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Seaway launches 2011 season on upbeat note

2011-03-22

The 2011 St. Lawrence Seaway season  kicked off today (March 22) with a mood of optimism prevalent among Seaway officials and users.

At the opening ceremony at the St. Lambert Lock in Montreal, Terence Bowles, President  and CEO of the St. Lawrence Seaway Management Corporation, saluted the recent announcements by carriers to renew their fleets and predicted that shipments on the North American waterway should increase by about 7% this year to 39.1 million tonnes.

In 2011, Mr. Bowles said he foresaw continued continued strength in the staple cargoes of grain and iron ore. He also anticipated a rebound of road salt shipments and rising project cargo movements due in part to continued activity in the Alberta oil sands.

"Transportation of raw materials serves as a bellwether for the economy as a whole, and despite volatile global economic conditions, we have reason to be cautiously optimistic regarding our various market segments," said Mr. Bowles who has succeeded Richard Corfe at the helm of the Canadian Seaway corporation.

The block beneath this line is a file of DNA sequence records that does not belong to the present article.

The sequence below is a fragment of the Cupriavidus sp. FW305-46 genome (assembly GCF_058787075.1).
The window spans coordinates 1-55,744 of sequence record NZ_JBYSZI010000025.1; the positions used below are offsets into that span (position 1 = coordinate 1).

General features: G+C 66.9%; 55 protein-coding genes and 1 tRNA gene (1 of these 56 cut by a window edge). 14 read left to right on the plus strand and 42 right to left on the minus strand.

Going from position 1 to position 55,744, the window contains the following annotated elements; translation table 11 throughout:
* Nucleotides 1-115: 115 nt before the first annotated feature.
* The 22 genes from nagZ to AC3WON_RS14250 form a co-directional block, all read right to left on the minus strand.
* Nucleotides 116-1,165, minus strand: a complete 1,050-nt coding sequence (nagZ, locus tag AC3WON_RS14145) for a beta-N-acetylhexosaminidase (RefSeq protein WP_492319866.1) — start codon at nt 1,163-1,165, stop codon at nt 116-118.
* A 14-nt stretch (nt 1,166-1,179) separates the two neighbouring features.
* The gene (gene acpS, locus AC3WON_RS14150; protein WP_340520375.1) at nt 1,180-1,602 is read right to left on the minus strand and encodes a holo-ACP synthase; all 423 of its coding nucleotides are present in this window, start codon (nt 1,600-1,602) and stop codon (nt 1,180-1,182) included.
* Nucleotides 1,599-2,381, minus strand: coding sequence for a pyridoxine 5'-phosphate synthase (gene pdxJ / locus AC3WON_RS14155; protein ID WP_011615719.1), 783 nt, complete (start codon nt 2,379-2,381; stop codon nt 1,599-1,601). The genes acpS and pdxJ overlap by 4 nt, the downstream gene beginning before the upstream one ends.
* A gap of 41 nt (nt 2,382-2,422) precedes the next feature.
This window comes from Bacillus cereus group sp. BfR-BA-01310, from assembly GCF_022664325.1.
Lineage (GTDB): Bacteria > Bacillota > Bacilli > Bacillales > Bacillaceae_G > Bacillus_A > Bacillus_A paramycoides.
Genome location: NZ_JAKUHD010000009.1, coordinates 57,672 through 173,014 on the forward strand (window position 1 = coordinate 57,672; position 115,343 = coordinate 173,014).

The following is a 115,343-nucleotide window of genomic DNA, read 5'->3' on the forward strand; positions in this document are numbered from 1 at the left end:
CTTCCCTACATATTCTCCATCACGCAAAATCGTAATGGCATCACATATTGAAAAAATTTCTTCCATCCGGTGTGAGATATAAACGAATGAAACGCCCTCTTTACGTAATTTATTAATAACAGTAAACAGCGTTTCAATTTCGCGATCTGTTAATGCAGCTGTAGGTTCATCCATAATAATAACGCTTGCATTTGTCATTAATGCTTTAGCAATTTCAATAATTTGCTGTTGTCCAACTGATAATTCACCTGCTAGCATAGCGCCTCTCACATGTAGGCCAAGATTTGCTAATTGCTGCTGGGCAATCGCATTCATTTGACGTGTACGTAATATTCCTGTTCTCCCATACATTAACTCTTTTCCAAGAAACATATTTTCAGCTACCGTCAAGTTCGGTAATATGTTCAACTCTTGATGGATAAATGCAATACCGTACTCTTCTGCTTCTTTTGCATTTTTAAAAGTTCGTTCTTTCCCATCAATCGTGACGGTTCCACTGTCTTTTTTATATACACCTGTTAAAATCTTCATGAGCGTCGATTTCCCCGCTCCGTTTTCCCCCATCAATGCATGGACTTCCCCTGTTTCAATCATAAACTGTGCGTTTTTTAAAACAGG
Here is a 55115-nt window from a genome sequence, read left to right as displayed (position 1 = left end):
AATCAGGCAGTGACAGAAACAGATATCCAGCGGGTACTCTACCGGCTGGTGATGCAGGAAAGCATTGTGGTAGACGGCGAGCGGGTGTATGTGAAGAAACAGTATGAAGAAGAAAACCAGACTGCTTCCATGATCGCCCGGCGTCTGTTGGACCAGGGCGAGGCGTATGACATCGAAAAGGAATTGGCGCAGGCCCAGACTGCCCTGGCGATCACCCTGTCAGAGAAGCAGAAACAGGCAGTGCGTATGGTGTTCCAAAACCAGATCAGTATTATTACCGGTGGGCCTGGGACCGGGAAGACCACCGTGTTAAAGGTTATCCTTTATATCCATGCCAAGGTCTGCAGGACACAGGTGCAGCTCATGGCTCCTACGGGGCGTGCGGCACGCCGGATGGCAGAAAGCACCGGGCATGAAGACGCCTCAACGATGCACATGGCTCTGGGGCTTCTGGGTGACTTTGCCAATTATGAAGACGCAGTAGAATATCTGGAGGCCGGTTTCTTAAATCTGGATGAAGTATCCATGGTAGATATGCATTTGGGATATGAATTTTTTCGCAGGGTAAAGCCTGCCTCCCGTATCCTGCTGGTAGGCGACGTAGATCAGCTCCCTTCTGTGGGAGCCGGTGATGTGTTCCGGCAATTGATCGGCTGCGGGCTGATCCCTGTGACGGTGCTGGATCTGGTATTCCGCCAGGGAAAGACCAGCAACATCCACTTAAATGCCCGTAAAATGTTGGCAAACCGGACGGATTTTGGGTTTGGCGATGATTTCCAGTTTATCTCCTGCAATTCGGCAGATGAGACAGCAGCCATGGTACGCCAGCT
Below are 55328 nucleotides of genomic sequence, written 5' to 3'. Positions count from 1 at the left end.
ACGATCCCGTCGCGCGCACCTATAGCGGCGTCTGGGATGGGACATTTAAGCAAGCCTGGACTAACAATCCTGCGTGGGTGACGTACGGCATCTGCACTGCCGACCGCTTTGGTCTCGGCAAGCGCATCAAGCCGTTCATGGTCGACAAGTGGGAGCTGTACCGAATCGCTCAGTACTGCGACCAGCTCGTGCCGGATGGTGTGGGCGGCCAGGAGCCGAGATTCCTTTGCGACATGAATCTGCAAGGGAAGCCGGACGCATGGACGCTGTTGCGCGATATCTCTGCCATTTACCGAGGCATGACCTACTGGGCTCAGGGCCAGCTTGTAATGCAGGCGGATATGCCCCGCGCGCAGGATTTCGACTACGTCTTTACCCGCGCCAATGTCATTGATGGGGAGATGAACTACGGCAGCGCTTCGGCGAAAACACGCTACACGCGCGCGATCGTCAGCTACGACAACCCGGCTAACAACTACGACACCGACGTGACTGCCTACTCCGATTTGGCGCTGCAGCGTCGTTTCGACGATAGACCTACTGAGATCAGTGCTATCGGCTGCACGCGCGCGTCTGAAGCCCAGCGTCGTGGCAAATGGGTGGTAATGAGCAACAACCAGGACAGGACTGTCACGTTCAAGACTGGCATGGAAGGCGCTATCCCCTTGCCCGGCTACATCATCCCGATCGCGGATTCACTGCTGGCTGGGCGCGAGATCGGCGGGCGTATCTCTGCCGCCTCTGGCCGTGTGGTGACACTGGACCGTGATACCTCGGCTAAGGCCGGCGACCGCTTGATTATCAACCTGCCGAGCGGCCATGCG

Also commenting on the outlook were Ian White, President and CEO of the Canadian Wheat Board, Collister Johnson Jr, head of the Washington-based St. Lawrence Seaway Development Corporation, and Stephen Wilkes, a senior executive with Tata Steel.

Mr. White said the Seaway continues to make up a vital part of the CWB's supply chain, with growing prospects for grain exports to Europe, Latin America and Africa.

Mr. Wilkes underlined the important role played by the Seaway, with substantial shipments of steel products from its manufacturing plants in Europe reaching customers in the North American heartland via the Seaway. Sometimes raw materials are carried back through the Seaway to the Tata plants in Europe, he noted.

Tata Steel recently  concluded an agreement with New Millenium Capital Corporation to potentially invest nearly $5 billion in huge iron ore deposits in northern Quebec and Labrador.

First vessel through the St. Lambert Lock was the MV Avonborg of Wagenborg Shipping, carrying a load of wind mill components from Denmark for final destination of Burns Harbour. (Photo Leo Ryan)

 
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